This is the weekly newsletter from Iain Martin, editor of CapX. To receive it by email every Friday, along with a short daily email of our top five stories, please subscribe here.
Is the British Labour party doing it to win a bet? That is one possible explanation for the unfolding carnage under the calamitous leadership of the far left Jeremy Corbyn. Perhaps the wager is this: can the Labour party destroy itself by Christmas? Corbyn and his allies certainly look as though they are giving it a jolly good go.
Each day of the Corbyn leadership is worse than the last. Normally, when a political party gets into serious trouble, the developments are at least properly spaced out, and there are days when calamity does not dominate the political news agenda. At Westminster, the inmates are finding it difficult to keep up, so frenzied is the farce. Labour disasters are now coming at the rate of one every 90 minutes.
Was it only on Wednesday that the Shadow Chancellor brandished Mao’s Little Red Book and read from it at the Commons despatch box before throwing it to Chancellor George Osborne? No sooner had that registered than Labour was on to full-blown civil war in the shadow cabinet over British forces bombing ISIS in Syria. Corbyn is opposed, as he is to all military action not undertaken by Russians, while half of his colleagues want to back David Cameron’s call for limited intervention.
So frenetic is the Labour story that it is even becoming difficult to commission for websites and newspapers. Gerald Warner wrote a terrific piece for CapX (see the top five stories below) explaining to a new generation why Mao is the biggest mass murdering maniac in history rather than a cuddly poster-child for revolution who got a little carried away. But even by the time Gerald had filed, Labour had raced on and was already embroiled in fresh calamity.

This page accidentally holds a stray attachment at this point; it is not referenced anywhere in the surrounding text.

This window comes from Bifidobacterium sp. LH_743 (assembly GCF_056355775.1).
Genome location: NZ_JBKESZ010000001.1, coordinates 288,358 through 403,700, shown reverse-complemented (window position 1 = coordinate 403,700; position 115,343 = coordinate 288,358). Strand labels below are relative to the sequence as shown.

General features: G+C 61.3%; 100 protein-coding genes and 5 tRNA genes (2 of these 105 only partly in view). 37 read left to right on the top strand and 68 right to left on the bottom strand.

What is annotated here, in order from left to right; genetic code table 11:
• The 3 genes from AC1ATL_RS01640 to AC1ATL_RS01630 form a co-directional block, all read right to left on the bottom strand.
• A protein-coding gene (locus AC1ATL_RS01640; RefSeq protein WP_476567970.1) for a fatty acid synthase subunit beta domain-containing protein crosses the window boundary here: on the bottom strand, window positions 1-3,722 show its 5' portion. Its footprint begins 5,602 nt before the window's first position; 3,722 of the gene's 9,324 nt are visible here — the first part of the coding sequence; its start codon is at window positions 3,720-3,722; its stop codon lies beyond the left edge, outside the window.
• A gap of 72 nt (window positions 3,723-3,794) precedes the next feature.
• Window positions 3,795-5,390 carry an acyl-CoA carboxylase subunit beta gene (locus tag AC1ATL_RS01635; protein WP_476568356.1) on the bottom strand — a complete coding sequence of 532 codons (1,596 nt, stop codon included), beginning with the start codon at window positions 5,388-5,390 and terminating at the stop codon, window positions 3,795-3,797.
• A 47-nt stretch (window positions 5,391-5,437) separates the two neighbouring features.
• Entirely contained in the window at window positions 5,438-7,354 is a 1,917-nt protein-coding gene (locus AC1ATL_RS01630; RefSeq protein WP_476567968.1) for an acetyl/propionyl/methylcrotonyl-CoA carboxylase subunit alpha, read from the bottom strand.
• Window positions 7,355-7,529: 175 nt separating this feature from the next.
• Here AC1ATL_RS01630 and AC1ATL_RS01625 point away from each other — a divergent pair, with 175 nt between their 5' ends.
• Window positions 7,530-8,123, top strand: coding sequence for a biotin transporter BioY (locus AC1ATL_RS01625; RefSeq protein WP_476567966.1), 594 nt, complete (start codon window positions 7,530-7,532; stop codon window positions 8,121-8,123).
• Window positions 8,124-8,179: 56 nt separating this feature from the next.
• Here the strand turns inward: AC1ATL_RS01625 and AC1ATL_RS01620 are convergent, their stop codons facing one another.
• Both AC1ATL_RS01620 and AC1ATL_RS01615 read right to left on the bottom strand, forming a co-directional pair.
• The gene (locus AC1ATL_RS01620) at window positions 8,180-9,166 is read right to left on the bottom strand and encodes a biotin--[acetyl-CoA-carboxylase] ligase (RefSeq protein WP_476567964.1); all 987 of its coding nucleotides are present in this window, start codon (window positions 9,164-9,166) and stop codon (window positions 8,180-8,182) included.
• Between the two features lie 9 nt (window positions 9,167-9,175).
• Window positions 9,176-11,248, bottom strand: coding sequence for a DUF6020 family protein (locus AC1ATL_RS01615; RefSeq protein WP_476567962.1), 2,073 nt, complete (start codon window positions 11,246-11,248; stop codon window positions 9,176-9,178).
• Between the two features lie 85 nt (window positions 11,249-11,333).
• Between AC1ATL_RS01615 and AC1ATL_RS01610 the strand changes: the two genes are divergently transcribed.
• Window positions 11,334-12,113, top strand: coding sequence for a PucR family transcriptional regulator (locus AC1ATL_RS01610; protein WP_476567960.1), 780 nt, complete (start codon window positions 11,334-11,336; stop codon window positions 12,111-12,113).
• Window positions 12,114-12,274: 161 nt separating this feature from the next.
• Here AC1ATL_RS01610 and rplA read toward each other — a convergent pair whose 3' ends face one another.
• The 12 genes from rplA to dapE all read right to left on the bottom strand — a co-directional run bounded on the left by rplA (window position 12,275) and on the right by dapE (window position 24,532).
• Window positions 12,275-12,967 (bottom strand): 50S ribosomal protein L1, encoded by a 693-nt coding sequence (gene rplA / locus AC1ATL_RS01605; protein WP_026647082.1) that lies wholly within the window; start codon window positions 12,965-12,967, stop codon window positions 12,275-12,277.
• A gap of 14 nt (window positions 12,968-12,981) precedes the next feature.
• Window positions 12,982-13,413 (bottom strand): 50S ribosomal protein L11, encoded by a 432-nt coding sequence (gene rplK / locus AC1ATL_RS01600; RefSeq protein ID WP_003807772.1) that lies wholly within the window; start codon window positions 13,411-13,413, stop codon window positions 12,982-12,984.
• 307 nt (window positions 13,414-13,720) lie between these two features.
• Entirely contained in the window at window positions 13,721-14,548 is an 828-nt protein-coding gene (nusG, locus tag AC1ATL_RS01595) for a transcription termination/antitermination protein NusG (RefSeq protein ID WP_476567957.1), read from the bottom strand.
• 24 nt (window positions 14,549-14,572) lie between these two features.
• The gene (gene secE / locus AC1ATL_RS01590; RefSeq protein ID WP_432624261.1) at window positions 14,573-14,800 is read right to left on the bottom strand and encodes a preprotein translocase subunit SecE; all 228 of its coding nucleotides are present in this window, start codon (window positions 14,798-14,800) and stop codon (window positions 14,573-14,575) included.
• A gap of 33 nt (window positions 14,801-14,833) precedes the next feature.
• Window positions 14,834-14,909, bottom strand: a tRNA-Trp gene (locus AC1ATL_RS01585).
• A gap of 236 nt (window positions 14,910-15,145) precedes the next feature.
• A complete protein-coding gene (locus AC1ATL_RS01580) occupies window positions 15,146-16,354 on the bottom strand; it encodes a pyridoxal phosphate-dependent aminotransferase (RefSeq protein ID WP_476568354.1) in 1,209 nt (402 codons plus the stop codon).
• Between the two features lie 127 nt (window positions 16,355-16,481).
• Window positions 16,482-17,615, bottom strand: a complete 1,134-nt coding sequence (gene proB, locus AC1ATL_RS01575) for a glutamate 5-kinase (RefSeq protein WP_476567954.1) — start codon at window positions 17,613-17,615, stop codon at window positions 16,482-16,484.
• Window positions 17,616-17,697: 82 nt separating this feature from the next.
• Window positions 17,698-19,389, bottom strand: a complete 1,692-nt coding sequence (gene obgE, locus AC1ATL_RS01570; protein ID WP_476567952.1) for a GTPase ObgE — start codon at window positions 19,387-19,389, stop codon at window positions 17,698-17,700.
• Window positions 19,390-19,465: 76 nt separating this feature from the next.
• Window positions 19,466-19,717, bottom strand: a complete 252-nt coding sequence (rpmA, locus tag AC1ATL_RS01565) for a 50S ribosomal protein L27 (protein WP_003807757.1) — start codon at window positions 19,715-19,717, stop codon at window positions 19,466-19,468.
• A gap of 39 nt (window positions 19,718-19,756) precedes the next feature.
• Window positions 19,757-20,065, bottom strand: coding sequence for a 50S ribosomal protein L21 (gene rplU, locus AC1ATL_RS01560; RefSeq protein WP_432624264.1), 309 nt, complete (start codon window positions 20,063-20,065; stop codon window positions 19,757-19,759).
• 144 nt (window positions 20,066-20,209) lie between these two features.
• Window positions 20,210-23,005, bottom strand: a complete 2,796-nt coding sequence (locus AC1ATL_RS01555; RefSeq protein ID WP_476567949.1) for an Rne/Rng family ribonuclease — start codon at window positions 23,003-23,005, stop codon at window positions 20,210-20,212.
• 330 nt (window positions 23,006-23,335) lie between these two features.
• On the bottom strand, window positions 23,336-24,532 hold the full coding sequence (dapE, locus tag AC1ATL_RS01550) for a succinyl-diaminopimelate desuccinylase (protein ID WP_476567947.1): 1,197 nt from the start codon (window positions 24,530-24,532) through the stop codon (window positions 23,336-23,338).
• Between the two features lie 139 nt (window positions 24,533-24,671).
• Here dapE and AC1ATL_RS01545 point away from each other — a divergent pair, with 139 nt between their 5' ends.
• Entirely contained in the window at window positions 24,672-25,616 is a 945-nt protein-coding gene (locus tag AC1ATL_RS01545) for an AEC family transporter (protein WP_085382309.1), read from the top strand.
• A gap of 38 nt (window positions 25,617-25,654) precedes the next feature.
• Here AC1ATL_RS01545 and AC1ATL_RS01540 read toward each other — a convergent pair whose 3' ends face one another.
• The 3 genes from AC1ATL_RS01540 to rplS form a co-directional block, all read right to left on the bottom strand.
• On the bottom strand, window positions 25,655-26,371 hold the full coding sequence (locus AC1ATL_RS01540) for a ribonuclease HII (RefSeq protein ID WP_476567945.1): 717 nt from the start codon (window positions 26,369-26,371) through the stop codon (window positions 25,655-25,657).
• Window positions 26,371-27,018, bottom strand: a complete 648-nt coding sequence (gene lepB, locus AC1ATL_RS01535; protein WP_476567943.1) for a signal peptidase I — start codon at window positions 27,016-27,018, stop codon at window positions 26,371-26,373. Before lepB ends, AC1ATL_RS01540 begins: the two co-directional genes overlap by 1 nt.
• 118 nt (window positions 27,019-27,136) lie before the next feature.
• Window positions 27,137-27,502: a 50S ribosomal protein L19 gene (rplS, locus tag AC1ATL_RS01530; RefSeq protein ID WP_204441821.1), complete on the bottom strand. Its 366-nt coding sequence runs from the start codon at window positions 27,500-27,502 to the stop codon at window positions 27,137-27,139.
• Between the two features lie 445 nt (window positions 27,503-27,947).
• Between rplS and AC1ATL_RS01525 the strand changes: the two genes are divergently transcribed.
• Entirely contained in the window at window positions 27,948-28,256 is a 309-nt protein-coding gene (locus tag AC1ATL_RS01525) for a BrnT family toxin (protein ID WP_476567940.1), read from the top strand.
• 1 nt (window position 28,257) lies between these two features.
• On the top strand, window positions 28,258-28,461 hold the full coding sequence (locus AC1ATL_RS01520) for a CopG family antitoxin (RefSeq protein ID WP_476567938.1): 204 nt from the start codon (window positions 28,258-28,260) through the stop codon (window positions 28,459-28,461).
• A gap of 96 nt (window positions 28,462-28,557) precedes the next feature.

On Thursday evening, former London Mayor Red Ken Livingstone declared on the BBC that the 7/7 suicide bombers of 2005 had “given their lives” in protest at Tony Blair’s foreign policy, thus undermining the last remaining shred of credibility Livingstone has, which rests on his uplifting response to that bombing when he was Mayor of London. Meanwhile, news was breaking of supportive comments the shadow chancellor John McDonnell had made in the 1980s about the IRA bombing campaign of Britain.
The Corbynites are opposed to bombing ISIS in Syria, but in favour of bombing Britain, quipped one wag.
If Corbyn was a better leader, if he was any kind of leader, he would be able to make something of being sceptical about intervention. Post-Iraq, many Westerners are doubtful, and even some hawks are concerned that a campaign which is overwhelmingly about bombing alone, with ground troops ruled out, is cosmetic at best and dangerously flawed at worst. But Corbyn is hopeless; the man is a total dud as a Labour leader, the worst figure to occupy the position since the naive pacifist George Lansbury in the 1930s thought it was a good idea to oppose rearmament in the face of the rise of Hitler.